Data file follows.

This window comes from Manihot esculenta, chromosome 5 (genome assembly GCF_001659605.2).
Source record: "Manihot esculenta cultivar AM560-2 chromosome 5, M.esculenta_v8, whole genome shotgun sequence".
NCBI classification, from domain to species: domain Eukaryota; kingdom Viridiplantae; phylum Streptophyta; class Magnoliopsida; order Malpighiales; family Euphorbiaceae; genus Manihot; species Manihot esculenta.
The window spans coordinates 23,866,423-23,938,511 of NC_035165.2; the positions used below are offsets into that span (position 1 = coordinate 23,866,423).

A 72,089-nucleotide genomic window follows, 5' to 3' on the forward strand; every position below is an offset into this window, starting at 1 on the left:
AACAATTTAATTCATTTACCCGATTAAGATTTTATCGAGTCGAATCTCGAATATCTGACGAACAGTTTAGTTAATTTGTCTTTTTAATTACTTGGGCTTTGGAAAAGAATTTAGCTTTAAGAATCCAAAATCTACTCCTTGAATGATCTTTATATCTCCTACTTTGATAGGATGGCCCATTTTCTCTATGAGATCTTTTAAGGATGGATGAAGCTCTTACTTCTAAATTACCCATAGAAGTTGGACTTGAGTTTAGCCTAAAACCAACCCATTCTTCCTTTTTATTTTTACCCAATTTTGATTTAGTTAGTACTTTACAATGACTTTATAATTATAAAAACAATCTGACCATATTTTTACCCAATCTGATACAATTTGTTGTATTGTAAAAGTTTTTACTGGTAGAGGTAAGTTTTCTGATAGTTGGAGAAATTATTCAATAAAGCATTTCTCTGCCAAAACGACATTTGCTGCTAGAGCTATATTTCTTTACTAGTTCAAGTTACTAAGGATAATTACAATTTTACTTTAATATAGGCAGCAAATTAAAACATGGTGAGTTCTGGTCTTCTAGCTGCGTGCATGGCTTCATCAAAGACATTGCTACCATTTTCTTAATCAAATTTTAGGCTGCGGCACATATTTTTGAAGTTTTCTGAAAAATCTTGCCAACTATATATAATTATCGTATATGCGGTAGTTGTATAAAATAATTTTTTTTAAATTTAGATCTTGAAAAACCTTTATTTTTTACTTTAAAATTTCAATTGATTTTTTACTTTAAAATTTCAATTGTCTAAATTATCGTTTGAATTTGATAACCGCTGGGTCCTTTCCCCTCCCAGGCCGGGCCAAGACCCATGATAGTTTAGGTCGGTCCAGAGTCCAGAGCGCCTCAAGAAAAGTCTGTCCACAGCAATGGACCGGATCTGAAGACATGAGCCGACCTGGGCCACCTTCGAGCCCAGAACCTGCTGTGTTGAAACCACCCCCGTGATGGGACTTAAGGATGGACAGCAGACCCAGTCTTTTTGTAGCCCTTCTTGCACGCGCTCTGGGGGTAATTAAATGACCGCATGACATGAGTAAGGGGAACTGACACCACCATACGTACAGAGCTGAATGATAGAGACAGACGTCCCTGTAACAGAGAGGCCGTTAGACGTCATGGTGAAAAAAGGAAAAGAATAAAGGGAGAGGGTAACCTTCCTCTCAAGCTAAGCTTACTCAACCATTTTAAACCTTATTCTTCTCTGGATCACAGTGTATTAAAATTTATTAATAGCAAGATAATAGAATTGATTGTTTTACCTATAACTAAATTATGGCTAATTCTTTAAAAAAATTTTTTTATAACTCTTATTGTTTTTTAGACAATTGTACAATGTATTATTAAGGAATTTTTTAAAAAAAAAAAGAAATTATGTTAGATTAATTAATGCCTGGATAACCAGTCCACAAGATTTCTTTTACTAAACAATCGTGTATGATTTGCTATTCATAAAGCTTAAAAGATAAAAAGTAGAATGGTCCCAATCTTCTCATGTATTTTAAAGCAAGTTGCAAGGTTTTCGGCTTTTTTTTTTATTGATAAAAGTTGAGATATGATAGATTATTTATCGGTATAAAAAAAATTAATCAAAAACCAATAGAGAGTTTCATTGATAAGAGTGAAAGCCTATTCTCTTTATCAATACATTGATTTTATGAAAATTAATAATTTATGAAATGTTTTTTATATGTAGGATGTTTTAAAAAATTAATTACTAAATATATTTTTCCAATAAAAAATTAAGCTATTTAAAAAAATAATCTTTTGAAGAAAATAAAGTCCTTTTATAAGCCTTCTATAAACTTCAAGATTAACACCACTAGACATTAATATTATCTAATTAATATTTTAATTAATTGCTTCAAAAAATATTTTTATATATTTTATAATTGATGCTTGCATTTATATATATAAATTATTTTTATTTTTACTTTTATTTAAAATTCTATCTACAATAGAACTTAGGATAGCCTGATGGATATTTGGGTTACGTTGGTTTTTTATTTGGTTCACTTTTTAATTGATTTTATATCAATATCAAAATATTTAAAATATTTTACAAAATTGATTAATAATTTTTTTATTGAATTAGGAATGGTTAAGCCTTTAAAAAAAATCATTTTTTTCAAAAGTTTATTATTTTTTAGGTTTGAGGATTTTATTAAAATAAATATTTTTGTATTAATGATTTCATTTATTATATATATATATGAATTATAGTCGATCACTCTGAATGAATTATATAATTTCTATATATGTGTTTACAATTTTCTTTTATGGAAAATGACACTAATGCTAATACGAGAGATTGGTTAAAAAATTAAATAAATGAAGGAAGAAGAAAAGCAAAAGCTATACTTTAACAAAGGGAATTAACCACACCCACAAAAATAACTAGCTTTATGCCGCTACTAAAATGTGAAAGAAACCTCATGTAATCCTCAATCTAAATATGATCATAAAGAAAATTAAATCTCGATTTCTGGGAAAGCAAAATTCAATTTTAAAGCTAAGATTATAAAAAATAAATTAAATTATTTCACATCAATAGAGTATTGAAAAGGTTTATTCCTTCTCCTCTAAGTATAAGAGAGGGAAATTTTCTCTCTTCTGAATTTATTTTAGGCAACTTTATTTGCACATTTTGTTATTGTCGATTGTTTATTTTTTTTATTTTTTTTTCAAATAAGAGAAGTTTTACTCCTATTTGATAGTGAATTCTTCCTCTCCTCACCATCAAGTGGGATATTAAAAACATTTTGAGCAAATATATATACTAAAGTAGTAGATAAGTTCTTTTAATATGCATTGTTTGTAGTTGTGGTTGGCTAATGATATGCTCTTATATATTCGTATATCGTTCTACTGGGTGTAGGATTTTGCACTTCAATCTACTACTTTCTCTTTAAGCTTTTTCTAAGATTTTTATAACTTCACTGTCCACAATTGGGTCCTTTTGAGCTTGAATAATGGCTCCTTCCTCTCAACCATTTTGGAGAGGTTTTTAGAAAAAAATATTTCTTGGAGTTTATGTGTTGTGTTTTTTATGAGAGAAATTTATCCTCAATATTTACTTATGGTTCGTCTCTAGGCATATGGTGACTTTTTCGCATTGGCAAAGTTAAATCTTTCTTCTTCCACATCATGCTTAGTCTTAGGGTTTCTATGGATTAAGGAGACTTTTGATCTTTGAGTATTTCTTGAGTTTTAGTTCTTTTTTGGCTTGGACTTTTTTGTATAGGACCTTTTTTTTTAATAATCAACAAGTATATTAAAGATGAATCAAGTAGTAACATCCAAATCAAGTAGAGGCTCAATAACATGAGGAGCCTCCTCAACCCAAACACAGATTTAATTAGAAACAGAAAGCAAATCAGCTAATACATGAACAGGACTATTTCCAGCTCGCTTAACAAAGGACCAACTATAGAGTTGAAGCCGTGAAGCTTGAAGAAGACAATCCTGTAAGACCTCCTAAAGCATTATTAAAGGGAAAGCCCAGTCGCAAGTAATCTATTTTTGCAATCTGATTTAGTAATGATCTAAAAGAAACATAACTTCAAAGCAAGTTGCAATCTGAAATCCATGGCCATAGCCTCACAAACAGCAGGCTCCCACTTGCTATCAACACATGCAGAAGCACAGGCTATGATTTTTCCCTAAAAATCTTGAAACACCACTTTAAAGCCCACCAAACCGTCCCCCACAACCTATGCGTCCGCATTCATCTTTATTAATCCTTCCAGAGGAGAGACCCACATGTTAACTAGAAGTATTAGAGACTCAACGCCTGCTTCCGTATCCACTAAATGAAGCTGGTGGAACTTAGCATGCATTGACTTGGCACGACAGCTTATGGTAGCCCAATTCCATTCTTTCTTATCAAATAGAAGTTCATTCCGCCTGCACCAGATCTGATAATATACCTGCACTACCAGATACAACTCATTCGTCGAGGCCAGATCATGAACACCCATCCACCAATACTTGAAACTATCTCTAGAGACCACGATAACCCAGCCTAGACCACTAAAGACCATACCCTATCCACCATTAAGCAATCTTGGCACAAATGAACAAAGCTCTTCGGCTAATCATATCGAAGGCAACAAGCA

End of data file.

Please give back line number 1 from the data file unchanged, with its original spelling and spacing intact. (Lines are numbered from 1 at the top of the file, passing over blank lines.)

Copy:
This window comes from Manihot esculenta, chromosome 5 (genome assembly GCF_001659605.2).